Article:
The Weekender: Indy Toronto, Summerlicious and five other items on our to-do list

The Weekender: Indy Toronto, Summerlicious and five other items on our to-do list

Funny dude Aziz Ansari, who’s probably best known for roles in Funny People and I Love You, Man, plus his turn as Tom Haverford on Parks and Recreation, started his career in standup. Despite a jam-packed sched with minimal heckling, Ansari still gets in a little stand-up when he can—hence his Buried Alive tour, which lands in T.O. this weekend. July 6. $41–$49. Sony Centre for the Performing Arts, 1 Front St. E., 1-855-985-5000,

The Indy is coming, which means the roar of engines will be carrying across town all weekend long. In addition to the big race (Sunday), there are motorcycle demos, kid-friendly activities and celeb spotting adventures to be had. July 6 to 8. $30–$185. Exhibition Place, 100 Princes’ Blvd.,

The numbers on this annual prix fixe foodie festival are even more exciting than in previous years: two weeks, 181 restaurants. If, like us, you’re struck with indecision at the prospect of that many choices, let us offer a solution: here are our 67 sure-thing picks, or narrow your choices down even further with our food editor’s top 10. July 6 to 22.

Once nothing more than schoolyard diversions, kiddie games like manhunt have gone urban in recent years. This long-running Toronto meet-up, which has happened almost every week since 2003, is a mash-up of tag and hide and seek with a healthy dose of cops and robbers. It involves fully grown adults armed only with strategy, trying to catch and evade each other, all the while protecting their own base flag. While we appreciate the dedication required to play in the middle of winter, we recommend it now because this game is really made for the summertime. July 7
. Starts at 8:30 p.m. Meet at Danforth and Logan Ave.

Would anyone other than Neil Simon name a comedy duo Lewis and Clark? Just as the explorers were eventually overshadowed by other pioneers, so too are vaudeville performers Al Lewis and Willie Clark, who get lured out of retirement by the medium that rendered them obsolete: television. Kenneth Welsh and Eric Peterson star. $51–$68. 55 Mill St., Bldg. 49, 416-866-8666,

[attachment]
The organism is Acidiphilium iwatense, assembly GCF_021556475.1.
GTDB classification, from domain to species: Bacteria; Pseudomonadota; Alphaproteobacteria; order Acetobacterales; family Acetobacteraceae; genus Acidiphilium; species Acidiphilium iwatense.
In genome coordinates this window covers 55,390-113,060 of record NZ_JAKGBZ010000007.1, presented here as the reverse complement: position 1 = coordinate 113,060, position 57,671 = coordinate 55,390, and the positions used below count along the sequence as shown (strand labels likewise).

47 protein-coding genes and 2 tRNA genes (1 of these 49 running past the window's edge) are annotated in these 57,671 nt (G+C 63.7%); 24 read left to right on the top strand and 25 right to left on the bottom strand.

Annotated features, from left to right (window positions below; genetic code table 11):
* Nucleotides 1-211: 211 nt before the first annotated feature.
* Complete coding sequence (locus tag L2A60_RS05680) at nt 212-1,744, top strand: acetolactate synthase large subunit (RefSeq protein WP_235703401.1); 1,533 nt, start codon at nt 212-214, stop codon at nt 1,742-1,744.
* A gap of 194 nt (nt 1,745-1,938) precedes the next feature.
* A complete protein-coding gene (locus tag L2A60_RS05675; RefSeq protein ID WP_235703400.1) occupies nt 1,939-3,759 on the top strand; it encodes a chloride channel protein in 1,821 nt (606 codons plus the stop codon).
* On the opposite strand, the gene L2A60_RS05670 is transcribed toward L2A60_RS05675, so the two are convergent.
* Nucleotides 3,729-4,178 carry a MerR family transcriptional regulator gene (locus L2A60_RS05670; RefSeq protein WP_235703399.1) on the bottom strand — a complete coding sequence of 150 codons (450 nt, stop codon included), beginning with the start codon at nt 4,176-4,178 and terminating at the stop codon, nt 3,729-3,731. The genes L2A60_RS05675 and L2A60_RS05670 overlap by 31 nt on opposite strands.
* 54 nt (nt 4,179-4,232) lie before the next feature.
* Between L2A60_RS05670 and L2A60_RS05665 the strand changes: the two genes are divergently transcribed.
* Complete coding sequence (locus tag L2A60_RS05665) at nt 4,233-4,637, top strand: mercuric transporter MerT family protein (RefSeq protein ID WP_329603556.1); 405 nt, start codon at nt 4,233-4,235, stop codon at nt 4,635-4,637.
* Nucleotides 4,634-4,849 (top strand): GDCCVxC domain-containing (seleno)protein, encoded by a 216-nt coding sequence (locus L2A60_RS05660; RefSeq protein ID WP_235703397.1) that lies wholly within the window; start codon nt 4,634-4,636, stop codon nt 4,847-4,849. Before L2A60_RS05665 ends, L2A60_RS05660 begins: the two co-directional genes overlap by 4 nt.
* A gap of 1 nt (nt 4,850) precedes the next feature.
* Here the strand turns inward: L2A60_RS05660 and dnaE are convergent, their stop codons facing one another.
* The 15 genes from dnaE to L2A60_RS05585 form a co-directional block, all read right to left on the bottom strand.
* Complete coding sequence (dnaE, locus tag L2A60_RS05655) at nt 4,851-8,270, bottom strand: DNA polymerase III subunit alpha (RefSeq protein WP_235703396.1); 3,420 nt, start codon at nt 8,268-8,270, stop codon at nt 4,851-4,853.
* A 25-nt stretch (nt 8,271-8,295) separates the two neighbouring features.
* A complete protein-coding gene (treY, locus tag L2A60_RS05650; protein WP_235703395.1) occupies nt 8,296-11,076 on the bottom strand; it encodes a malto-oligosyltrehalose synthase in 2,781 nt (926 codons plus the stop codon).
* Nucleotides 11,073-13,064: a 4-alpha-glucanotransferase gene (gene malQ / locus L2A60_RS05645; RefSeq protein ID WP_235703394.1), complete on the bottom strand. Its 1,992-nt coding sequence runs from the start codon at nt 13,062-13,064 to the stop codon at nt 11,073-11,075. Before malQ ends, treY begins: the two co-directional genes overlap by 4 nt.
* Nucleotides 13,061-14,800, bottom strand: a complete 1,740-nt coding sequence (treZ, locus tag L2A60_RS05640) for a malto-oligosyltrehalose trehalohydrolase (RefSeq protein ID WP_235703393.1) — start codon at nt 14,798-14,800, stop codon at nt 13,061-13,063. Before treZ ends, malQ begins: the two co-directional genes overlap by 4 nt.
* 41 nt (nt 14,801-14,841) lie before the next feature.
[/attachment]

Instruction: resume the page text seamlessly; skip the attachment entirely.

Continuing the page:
You know who really knows how to throw a street party? Everyone on St. Clair Avenue West. This annual neighbourhood fest, now in its eighth year, is all about Latin flavours, whether that’s steamy salsa or literal Latin flavours, as in eats. Other don’t-miss events include the open-air dance class, Latin market and kids’ area. July 7 and 8. St. Clair Ave. W. between Christie and Winona Dr., 416-744-8200,

The Fringe Festival, one of the city’s most adventurous and diverse theatre fests, kicks off this week. Get ready for dancers, comedians, singers and actors of all sorts. It’s not a juried festival, sure, but the 155 lottery-selected shows may include some hidden gems
—da Kink in My Hair, Kim’s Convenience and The Drowsy Chaperone all got their start at previous fests. Here are some of our must-sees: Rare, a play directed by playwright Judith Thompson, but written by and starring a cast of nine actors with Down’s Syndrome who inspired the production; Help Yourself, a show about a man whose job requires him to clear consciences; and Antigone, a modern, Toronto-centric update of the Greek classic that uses the G20 protests and Occupy movement as a backdrop. July 4 to 15. $10, pass $45–$82. Various locations, 416-966-1062,

(Image: Gary Miller, FilmMagic)